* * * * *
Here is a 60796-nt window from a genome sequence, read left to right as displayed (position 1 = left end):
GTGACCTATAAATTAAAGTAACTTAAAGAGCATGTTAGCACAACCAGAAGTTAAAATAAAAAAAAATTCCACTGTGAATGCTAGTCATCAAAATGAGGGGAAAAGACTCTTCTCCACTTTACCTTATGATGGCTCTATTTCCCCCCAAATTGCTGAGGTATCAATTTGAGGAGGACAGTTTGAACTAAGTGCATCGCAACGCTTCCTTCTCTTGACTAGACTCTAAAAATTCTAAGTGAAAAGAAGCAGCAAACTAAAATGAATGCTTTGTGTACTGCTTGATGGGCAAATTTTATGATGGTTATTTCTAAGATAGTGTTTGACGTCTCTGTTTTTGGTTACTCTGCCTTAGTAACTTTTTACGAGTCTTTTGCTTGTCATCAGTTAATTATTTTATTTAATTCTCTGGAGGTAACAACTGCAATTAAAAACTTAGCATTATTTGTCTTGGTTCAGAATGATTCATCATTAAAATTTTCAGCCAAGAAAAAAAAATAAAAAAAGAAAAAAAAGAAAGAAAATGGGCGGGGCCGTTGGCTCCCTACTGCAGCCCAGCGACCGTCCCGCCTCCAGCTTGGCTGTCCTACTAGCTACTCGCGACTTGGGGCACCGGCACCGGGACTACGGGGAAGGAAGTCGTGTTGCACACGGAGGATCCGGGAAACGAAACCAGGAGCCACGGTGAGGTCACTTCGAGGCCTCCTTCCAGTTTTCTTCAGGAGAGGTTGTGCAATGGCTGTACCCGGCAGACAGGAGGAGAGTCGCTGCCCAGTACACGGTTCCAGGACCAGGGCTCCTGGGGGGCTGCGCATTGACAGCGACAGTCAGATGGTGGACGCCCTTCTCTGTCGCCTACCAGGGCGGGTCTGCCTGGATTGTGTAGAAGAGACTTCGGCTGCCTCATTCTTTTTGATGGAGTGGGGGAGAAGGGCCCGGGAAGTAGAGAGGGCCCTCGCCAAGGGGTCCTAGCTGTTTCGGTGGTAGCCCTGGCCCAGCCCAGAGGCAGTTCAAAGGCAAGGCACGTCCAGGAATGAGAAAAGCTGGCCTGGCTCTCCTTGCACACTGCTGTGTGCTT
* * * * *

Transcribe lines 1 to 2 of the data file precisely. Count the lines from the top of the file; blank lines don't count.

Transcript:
Here is a 60796-nt window from a genome sequence, read left to right as displayed (position 1 = left end):
GTGACCTATAAATTAAAGTAACTTAAAGAGCATGTTAGCACAACCAGAAGTTAAAATAAAAAAAAATTCCACTGTGAATGCTAGTCATCAAAATGAGGGGAAAAGACTCTTCTCCACTTTACCTTATGATGGCTCTATTTCCCCCCAAATTGCTGAGGTATCAATTTGAGGAGGACAGTTTGAACTAAGTGCATCGCAACGCTTCCTTCTCTTGACTAGACTCTAAAAATTCTAAGTGAAAAGAAGCAGCAAACTAAAATGAATGCTTTGTGTACTGCTTGATGGGCAAATTTTATGATGGTTATTTCTAAGATAGTGTTTGACGTCTCTGTTTTTGGTTACTCTGCCTTAGTAACTTTTTACGAGTCTTTTGCTTGTCATCAGTTAATTATTTTATTTAATTCTCTGGAGGTAACAACTGCAATTAAAAACTTAGCATTATTTGTCTTGGTTCAGAATGATTCATCATTAAAATTTTCAGCCAAGAAAAAAAAATAAAAAAAGAAAAAAAAGAAAGAAAATGGGCGGGGCCGTTGGCTCCCTACTGCAGCCCAGCGACCGTCCCGCCTCCAGCTTGGCTGTCCTACTAGCTACTCGCGACTTGGGGCACCGGCACCGGGACTACGGGGAAGGAAGTCGTGTTGCACACGGAGGATCCGGGAAACGAAACCAGGAGCCACGGTGAGGTCACTTCGAGGCCTCCTTCCAGTTTTCTTCAGGAGAGGTTGTGCAATGGCTGTACCCGGCAGACAGGAGGAGAGTCGCTGCCCAGTACACGGTTCCAGGACCAGGGCTCCTGGGGGGCTGCGCATTGACAGCGACAGTCAGATGGTGGACGCCCTTCTCTGTCGCCTACCAGGGCGGGTCTGCCTGGATTGTGTAGAAGAGACTTCGGCTGCCTCATTCTTTTTGATGGAGTGGGGGAGAAGGGCCCGGGAAGTAGAGAGGGCCCTCGCCAAGGGGTCCTAGCTGTTTCGGTGGTAGCCCTGGCCCAGCCCAGAGGCAGTTCAAAGGCAAGGCACGTCCAGGAATGAGAAAAGCTGGCCTGGCTCTCCTTGCACACTGCTGTGTGCTT